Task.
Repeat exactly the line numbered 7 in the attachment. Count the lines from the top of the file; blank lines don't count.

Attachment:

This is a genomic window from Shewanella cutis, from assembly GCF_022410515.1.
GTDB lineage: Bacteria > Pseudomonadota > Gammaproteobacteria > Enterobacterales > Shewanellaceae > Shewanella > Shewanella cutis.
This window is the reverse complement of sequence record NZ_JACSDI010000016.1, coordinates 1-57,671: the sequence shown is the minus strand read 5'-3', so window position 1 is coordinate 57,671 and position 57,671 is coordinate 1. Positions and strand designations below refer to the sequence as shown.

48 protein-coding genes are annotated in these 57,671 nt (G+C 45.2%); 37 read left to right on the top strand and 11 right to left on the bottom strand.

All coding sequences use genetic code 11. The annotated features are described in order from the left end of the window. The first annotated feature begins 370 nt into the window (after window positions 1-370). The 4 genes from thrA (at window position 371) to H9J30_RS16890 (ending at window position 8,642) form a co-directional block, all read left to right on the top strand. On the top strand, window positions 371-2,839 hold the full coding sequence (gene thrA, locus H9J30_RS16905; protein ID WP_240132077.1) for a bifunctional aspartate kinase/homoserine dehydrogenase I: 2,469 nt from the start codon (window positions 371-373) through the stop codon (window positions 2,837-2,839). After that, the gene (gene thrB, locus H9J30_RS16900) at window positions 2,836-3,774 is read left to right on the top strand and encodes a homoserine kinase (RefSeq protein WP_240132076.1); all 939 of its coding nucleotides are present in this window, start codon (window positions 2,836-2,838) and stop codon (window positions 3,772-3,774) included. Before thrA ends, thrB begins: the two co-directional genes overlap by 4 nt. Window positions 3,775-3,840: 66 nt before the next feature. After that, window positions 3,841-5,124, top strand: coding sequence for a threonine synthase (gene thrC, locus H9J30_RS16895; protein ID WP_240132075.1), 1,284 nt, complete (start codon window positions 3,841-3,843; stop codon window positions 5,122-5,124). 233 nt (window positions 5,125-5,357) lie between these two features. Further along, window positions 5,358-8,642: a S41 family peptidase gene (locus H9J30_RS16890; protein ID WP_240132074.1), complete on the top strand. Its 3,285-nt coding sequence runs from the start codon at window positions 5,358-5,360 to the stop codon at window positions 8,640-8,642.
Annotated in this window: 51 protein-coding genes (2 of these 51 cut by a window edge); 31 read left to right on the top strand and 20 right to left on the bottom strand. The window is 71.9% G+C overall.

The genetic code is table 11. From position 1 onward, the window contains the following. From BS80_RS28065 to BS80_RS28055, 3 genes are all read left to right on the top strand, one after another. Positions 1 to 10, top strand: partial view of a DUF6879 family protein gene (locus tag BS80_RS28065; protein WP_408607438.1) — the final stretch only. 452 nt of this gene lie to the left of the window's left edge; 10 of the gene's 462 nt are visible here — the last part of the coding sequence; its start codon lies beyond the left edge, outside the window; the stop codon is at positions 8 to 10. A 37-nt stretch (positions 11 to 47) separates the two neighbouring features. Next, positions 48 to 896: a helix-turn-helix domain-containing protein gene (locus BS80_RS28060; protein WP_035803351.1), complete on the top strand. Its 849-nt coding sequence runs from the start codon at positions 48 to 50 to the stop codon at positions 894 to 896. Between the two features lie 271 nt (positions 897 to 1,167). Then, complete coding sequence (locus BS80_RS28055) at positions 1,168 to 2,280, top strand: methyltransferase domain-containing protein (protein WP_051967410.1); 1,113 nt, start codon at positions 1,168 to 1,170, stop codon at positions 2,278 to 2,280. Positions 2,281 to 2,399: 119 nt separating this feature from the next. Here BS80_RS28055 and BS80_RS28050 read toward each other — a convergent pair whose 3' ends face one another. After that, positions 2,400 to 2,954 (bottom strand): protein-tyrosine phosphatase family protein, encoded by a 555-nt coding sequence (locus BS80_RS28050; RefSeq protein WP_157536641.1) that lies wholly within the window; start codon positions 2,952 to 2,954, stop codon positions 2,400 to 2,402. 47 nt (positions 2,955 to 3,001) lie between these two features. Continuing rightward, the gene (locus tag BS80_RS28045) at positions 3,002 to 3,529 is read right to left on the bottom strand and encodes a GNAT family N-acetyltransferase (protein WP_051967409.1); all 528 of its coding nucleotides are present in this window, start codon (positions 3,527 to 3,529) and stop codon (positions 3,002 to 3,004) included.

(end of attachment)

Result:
The genetic code is table 11. From position 1 onward, the window contains the following. From BS80_RS28065 to BS80_RS28055, 3 genes are all read left to right on the top strand, one after another. Positions 1 to 10, top strand: partial view of a DUF6879 family protein gene (locus tag BS80_RS28065; protein WP_408607438.1) — the final stretch only. 452 nt of this gene lie to the left of the window's left edge; 10 of the gene's 462 nt are visible here — the last part of the coding sequence; its start codon lies beyond the left edge, outside the window; the stop codon is at positions 8 to 10. A 37-nt stretch (positions 11 to 47) separates the two neighbouring features. Next, positions 48 to 896: a helix-turn-helix domain-containing protein gene (locus BS80_RS28060; protein WP_035803351.1), complete on the top strand. Its 849-nt coding sequence runs from the start codon at positions 48 to 50 to the stop codon at positions 894 to 896. Between the two features lie 271 nt (positions 897 to 1,167). Then, complete coding sequence (locus BS80_RS28055) at positions 1,168 to 2,280, top strand: methyltransferase domain-containing protein (protein WP_051967410.1); 1,113 nt, start codon at positions 1,168 to 1,170, stop codon at positions 2,278 to 2,280. Positions 2,281 to 2,399: 119 nt separating this feature from the next. Here BS80_RS28055 and BS80_RS28050 read toward each other — a convergent pair whose 3' ends face one another. After that, positions 2,400 to 2,954 (bottom strand): protein-tyrosine phosphatase family protein, encoded by a 555-nt coding sequence (locus BS80_RS28050; RefSeq protein WP_157536641.1) that lies wholly within the window; start codon positions 2,952 to 2,954, stop codon positions 2,400 to 2,402. 47 nt (positions 2,955 to 3,001) lie between these two features. Continuing rightward, the gene (locus tag BS80_RS28045) at positions 3,002 to 3,529 is read right to left on the bottom strand and encodes a GNAT family N-acetyltransferase (protein WP_051967409.1); all 528 of its coding nucleotides are present in this window, start codon (positions 3,527 to 3,529) and stop codon (positions 3,002 to 3,004) included.